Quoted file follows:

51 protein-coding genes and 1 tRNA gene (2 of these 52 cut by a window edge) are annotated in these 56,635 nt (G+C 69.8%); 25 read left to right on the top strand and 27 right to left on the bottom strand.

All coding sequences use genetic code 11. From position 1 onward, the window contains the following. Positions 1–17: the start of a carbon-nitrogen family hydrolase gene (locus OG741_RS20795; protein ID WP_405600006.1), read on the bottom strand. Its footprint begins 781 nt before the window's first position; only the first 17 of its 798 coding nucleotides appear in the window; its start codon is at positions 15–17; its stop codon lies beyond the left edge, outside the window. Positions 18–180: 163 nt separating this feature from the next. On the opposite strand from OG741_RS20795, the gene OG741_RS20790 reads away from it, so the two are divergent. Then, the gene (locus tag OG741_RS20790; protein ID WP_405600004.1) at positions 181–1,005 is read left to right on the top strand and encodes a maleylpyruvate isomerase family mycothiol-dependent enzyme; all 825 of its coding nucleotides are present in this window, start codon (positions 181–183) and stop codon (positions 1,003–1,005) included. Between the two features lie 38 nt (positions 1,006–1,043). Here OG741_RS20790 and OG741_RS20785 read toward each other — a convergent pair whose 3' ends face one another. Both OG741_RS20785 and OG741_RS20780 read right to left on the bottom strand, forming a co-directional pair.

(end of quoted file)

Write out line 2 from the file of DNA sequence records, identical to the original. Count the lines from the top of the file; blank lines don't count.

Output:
All coding sequences use genetic code 11. From position 1 onward, the window contains the following. Positions 1–17: the start of a carbon-nitrogen family hydrolase gene (locus OG741_RS20795; protein ID WP_405600006.1), read on the bottom strand. Its footprint begins 781 nt before the window's first position; only the first 17 of its 798 coding nucleotides appear in the window; its start codon is at positions 15–17; its stop codon lies beyond the left edge, outside the window. Positions 18–180: 163 nt separating this feature from the next. On the opposite strand from OG741_RS20795, the gene OG741_RS20790 reads away from it, so the two are divergent. Then, the gene (locus tag OG741_RS20790; protein ID WP_405600004.1) at positions 181–1,005 is read left to right on the top strand and encodes a maleylpyruvate isomerase family mycothiol-dependent enzyme; all 825 of its coding nucleotides are present in this window, start codon (positions 181–183) and stop codon (positions 1,003–1,005) included. Between the two features lie 38 nt (positions 1,006–1,043). Here OG741_RS20790 and OG741_RS20785 read toward each other — a convergent pair whose 3' ends face one another. Both OG741_RS20785 and OG741_RS20780 read right to left on the bottom strand, forming a co-directional pair.